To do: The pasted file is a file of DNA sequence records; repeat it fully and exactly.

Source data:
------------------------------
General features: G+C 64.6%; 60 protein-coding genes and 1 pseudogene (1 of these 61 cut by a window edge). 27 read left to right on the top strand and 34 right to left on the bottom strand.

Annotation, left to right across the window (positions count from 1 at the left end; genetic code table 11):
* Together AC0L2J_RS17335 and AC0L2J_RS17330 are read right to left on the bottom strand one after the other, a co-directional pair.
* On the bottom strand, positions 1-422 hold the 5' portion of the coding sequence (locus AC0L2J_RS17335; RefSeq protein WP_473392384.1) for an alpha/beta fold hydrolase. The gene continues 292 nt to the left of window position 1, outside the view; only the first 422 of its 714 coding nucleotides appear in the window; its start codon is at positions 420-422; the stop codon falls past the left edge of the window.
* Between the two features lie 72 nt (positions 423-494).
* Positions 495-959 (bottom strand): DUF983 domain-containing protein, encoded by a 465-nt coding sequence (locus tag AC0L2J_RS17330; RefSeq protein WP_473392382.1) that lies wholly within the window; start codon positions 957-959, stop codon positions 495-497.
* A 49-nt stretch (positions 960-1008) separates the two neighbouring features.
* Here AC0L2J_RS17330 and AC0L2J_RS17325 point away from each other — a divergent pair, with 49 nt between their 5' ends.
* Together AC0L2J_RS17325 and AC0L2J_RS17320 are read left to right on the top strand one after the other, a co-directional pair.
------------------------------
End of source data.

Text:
General features: G+C 64.6%; 60 protein-coding genes and 1 pseudogene (1 of these 61 cut by a window edge). 27 read left to right on the top strand and 34 right to left on the bottom strand.

Annotation, left to right across the window (positions count from 1 at the left end; genetic code table 11):
* Together AC0L2J_RS17335 and AC0L2J_RS17330 are read right to left on the bottom strand one after the other, a co-directional pair.
* On the bottom strand, positions 1-422 hold the 5' portion of the coding sequence (locus AC0L2J_RS17335; RefSeq protein WP_473392384.1) for an alpha/beta fold hydrolase. The gene continues 292 nt to the left of window position 1, outside the view; only the first 422 of its 714 coding nucleotides appear in the window; its start codon is at positions 420-422; the stop codon falls past the left edge of the window.
* Between the two features lie 72 nt (positions 423-494).
* Positions 495-959 (bottom strand): DUF983 domain-containing protein, encoded by a 465-nt coding sequence (locus tag AC0L2J_RS17330; RefSeq protein WP_473392382.1) that lies wholly within the window; start codon positions 957-959, stop codon positions 495-497.
* A 49-nt stretch (positions 960-1008) separates the two neighbouring features.
* Here AC0L2J_RS17330 and AC0L2J_RS17325 point away from each other — a divergent pair, with 49 nt between their 5' ends.
* Together AC0L2J_RS17325 and AC0L2J_RS17320 are read left to right on the top strand one after the other, a co-directional pair.